HAVANA TIMES — Having casual relationships is something you do when you’re growing up, without fear of getting STDs. When I was young, I was promiscuous, like a lot of my friends. We had sex on stairways, in parks, on rooftops, in rooms they used to lend us…
The adventure of getting to know people, trying out new experiences, like smoking the kind of cigarettes that have you in stitches of laughter, walking the streets in the early morning, slightly drunk, these were all ways we could have fun in the ’80s.
We used to organize parties quite regularly. Somebody offered their house, another person was in charge of the music and together we bought something to drink. We could be up all night until dawn, talking on the Malecon, on the block, there were hardly any attacks on the streets at that time, and it was a safe environment. We were poor and happy, hypocrisy and double standards still weren’t a part of our world.
However, that happiness couldn’t last very long… soon, everything changed: Police raids began searching out gay people at the Casa del Te, on G and 23rd Streets in Vedado. Meanwhile, people were being caught and taken prisoner at Coppelia.
Luckily, I was never present when these things used to happen. They caught some of my gay friends on more than one occasion and put them in the patera, which was what we used to call the jail facility they were taken. Gay and lesbian people could be held prisoner for hours or days on end. Families were greatly affected by this as many found out their son was homosexual in this way. Rejection, fear and exclusion were all incited.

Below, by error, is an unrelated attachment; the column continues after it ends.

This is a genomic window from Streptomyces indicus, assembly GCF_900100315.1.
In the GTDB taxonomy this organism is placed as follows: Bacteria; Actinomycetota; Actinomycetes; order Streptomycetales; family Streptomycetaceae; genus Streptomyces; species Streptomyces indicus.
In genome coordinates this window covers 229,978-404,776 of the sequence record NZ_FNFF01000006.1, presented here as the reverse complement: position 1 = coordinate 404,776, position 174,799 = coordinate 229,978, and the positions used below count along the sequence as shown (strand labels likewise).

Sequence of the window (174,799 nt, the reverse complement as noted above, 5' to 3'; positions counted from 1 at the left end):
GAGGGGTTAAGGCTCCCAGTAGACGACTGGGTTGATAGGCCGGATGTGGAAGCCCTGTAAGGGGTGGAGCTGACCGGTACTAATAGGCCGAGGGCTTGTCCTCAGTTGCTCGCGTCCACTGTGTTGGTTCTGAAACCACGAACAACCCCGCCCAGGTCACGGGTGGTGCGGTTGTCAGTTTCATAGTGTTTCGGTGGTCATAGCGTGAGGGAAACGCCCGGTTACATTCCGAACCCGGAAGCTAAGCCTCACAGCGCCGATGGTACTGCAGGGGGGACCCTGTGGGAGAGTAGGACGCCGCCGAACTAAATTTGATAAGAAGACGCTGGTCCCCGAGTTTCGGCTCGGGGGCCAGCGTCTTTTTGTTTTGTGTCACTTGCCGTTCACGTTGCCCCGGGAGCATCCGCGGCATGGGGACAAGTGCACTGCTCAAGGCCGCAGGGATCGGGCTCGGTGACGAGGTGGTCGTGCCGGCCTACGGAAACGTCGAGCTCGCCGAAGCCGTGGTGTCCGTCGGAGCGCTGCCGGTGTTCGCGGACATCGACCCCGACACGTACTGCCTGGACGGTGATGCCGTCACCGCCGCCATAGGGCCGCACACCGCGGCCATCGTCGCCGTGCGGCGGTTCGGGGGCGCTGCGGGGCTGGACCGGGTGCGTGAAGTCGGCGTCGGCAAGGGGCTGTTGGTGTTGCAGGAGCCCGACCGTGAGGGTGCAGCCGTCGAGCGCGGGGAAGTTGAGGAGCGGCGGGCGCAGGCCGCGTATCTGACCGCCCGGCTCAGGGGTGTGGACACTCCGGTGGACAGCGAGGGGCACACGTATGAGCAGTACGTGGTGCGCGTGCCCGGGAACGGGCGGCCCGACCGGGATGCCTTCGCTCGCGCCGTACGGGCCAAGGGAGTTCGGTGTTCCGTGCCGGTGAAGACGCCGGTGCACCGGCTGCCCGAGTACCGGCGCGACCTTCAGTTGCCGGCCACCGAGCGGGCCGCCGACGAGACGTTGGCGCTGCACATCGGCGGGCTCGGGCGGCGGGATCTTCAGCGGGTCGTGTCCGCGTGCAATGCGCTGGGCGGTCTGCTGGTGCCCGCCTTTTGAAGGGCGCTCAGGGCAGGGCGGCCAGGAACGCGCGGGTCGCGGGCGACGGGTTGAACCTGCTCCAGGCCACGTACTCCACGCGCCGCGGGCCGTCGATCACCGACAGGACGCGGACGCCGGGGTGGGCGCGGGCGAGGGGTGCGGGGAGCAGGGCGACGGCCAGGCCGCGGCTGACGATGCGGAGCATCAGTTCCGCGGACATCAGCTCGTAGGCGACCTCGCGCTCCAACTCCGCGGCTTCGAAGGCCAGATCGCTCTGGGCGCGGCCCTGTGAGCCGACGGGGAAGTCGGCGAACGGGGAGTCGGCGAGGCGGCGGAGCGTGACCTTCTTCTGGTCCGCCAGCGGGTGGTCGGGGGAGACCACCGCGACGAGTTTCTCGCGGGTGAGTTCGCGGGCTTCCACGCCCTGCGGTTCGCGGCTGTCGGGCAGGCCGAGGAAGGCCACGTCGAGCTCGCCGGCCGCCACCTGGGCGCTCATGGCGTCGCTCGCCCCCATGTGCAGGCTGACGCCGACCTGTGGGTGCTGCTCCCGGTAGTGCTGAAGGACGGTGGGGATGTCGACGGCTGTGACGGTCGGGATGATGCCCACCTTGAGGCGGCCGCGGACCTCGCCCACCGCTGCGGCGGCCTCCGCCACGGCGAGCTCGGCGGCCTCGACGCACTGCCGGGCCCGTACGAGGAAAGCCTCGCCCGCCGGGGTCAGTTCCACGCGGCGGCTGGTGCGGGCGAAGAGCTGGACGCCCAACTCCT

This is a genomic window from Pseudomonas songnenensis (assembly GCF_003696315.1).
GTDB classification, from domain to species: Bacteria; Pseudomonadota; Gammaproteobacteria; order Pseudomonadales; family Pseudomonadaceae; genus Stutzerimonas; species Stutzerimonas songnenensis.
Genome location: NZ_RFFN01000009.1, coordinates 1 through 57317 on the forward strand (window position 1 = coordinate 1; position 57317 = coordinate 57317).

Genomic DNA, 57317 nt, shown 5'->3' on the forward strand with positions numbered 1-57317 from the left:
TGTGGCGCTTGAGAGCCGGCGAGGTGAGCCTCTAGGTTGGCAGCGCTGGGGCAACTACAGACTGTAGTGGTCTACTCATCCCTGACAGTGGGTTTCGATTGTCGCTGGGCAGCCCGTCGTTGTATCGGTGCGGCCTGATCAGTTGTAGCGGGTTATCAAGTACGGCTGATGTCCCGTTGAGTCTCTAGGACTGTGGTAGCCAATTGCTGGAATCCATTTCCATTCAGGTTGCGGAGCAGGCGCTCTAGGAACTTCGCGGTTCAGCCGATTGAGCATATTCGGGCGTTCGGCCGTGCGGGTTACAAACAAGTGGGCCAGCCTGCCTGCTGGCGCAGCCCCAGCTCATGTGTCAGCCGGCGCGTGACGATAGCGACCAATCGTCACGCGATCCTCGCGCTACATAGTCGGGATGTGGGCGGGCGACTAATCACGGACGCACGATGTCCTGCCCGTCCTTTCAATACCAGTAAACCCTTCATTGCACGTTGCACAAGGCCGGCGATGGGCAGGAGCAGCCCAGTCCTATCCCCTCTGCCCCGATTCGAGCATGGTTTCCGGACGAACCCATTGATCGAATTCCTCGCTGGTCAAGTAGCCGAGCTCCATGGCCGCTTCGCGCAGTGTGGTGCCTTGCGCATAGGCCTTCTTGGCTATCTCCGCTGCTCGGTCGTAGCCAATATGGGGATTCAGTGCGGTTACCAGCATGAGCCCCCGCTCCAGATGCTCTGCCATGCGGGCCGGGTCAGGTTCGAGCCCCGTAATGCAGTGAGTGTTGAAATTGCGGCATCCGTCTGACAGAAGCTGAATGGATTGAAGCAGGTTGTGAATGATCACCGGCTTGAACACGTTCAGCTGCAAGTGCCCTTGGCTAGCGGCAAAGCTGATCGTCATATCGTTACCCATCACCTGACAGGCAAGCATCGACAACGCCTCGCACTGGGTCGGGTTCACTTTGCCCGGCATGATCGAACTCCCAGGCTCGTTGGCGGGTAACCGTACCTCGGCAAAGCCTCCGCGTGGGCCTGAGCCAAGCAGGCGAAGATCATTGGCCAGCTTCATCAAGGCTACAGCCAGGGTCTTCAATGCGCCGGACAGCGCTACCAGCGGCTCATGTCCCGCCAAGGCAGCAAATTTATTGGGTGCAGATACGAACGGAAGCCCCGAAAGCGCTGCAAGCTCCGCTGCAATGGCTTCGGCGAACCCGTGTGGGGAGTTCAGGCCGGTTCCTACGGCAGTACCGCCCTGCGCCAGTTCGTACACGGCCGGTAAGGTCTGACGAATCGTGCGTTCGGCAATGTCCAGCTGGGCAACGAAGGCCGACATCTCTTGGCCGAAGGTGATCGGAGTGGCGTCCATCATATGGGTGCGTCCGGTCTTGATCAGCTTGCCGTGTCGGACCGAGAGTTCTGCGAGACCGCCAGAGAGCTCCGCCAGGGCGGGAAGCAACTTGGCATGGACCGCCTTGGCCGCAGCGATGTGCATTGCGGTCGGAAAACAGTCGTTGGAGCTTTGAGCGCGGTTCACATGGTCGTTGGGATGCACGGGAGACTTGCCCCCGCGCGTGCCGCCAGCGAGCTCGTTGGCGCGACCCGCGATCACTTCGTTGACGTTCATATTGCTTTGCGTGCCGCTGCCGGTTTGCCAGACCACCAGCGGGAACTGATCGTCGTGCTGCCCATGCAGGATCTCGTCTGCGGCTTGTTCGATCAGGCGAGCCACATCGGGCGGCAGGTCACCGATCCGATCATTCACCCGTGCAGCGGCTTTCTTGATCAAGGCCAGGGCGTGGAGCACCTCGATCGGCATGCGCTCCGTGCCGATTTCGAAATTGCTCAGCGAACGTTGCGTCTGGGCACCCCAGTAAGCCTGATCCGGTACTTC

Some jineteras from my neighborhood were taken to a house far from the city, which in reality was a detention center. Then they let them go with a warning.
The Arte-Calle art project, which was made up of alternative artists who used to paint on 23rd Street, was suppressed.
I was called in by a nurse at my health clinic to go and have some blood work done, which included a test for AIDs. I was very frightened because at that time they used to take people to the sanitarium in Los Cocos and wouldn’t let them go outside, as a measure to prevent the disease spreading.
My gay friend was also called to do these blood tests. I have to confess, those were terrifying days, afraid that they would come to get us, but they didn’t. After a few weeks, we picked up the courage to go and get our results, they were negative.
I had a boyfriend once who was stopped at the entrance to the Habana Libre Hotel, when Cubans weren’t even able to sneak a peek at the hotel lobby. They took him to the police station and forced him to strip down to his underwear. He experienced psychological coercion, of course. The incident has since traumatized him about anything to do with the police.
These were sad events in the past that changed our lives and our way of thinking. We’ll never be able to feel as free as we felt before.